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As the number of October wildfire lawsuits against PG&E swelled close to 40, a group of Santa Rosa lawyers filed legal papers Friday seeking to consolidate them all in Sonoma County Superior Court.

The request made to the Judicial Council of California opposes a separate effort from a Southern California-based lawyer to have the cases overseen by a San Francisco court.

It argues the lawsuits belong in Sonoma County, where fires burned 137 square miles, killed 24 people and destroyed 5,130 homes. The most devastating of the blazes, the Tubbs fire, roared into northern Santa Rosa, wiping out whole neighborhoods from Fountaingrove to Coffey Park.

“The fact is this is a Sonoma County tragedy,” said attorney John Cox. “It’s where the evidence is located and where the witnesses are. It should be handled by Sonoma County courts.”

Santa Monica lawyer Bill Robins, who represents the first Santa Rosa fire victims to sue PG&E, alleging fallen power lines caused the fires, is arguing the San Francisco court is better equipped to handle complex cases and is a more convenient location.

The Judicial Council, which is based in San Francisco, has assigned a San Francisco judge to rule in the matter. A hearing date is expected early next year.

Meanwhile, the cause of the Oct. 8 fires has not been determined and Cal Fire is continuing to investigate it. Scott Mclean, the agency’s spokesman, could not say how long that would take.

By comparison, an investigation of the 2015 Valley fire in Lake and Napa counties took 364 days, he said.

“It’s very meticulous, very thorough,” Mclean said.

The California Public Utilities Commission in late October released reports from PG&E showing numerous instances of toppled trees and downed power lines the night of the fires. The information helped stoke allegations that the company failed to trim trees near the lines and properly maintain its equipment.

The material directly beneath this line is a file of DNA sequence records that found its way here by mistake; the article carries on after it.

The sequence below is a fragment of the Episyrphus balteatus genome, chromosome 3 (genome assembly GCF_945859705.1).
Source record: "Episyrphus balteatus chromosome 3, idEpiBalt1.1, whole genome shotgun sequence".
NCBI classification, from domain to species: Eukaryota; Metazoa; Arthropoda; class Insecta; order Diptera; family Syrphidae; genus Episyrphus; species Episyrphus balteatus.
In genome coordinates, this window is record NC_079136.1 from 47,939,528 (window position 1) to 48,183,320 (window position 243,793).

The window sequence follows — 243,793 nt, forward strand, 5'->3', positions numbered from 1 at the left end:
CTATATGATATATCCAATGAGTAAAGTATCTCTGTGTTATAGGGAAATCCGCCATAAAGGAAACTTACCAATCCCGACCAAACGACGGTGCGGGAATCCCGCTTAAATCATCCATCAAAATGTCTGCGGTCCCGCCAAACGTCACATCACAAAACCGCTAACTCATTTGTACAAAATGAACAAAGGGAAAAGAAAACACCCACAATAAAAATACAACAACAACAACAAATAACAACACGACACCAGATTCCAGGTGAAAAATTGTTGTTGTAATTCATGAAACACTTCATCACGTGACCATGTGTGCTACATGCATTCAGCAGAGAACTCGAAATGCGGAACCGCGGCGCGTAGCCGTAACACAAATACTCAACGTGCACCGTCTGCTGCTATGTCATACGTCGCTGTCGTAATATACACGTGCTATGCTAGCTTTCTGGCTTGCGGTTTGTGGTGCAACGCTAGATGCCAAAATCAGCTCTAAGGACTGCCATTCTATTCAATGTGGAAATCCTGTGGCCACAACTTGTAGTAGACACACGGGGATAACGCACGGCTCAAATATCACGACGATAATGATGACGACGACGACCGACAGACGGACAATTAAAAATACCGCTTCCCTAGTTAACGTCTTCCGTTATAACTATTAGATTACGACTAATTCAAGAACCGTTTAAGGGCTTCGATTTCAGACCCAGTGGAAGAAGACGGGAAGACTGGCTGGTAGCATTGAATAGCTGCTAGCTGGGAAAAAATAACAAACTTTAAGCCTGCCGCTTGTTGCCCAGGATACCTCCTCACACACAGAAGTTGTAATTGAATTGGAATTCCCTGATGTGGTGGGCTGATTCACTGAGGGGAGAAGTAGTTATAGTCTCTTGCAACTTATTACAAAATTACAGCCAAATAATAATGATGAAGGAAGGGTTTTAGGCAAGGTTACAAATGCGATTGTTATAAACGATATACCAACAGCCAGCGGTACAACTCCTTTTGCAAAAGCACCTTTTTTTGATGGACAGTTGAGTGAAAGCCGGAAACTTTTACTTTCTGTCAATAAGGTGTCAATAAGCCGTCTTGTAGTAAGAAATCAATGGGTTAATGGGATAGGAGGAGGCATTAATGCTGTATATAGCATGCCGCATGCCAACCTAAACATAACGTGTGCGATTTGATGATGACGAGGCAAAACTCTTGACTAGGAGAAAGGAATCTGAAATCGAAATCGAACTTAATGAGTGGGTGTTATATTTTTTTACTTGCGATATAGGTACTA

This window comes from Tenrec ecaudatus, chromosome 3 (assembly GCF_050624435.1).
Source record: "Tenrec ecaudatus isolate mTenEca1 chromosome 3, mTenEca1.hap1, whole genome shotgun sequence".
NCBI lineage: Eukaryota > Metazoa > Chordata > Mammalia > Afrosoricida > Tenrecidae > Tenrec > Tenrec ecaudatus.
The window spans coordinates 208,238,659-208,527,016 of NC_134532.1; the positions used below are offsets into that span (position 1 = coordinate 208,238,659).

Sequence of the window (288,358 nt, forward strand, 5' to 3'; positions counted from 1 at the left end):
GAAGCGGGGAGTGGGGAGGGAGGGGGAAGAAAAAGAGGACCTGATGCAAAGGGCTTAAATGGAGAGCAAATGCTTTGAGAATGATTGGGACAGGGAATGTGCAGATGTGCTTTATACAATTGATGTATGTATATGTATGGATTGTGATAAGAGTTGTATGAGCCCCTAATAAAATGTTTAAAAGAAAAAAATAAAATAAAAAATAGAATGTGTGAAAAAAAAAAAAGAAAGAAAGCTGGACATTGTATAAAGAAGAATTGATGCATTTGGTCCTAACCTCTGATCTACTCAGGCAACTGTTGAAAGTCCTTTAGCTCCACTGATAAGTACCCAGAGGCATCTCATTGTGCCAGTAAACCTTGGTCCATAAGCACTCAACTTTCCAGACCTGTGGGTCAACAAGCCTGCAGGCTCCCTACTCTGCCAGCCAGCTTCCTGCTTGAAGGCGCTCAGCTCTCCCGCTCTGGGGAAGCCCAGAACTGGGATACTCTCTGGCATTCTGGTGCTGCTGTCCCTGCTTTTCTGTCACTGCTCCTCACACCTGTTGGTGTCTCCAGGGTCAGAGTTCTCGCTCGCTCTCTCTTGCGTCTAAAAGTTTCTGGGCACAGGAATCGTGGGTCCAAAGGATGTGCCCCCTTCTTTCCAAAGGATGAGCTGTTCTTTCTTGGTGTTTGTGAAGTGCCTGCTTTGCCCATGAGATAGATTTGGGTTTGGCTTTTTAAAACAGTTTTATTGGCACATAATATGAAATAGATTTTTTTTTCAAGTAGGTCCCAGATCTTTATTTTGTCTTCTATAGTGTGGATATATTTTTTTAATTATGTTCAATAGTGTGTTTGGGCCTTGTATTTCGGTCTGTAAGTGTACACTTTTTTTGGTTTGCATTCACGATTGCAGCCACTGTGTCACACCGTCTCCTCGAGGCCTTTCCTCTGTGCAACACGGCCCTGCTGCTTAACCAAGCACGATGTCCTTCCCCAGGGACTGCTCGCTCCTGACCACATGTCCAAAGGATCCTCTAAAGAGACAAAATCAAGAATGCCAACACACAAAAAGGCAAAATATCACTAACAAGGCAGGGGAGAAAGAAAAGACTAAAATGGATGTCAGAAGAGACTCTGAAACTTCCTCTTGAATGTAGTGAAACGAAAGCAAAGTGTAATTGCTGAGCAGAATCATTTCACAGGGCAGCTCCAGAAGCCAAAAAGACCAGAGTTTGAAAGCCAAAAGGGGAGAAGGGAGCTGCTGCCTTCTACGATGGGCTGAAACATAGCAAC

PG&E released information suggesting private property caused at least one of the fires.

The prospect of collecting billions of dollars in damages has drawn lawyers from across the country. So far, 21 firms have filed 38 different lawsuits representing 273 individual plaintiffs, Cox said.

His legal team, which includes attorney and former state Sen. Noreen Evans and attorney Roy Miller, have filed 13 suits on behalf of 139 people — all Tubbs fire victims.

Up to 60 more potential plaintiffs have signaled their intent to sue, he said.

“We’ll have the majority very quickly if we don’t already,” Cox said.

But numbers alone aren’t the deciding factor in where cases should be heard, Evans said. There’s a list of criteria the court must go by and convenience to the lawyers is not on it, she said.

“The claims by other attorneys that San Francisco hotels and restaurants are better is totally wrong,” Evans said. “That should not be the deciding factor. This is where the fires happened.”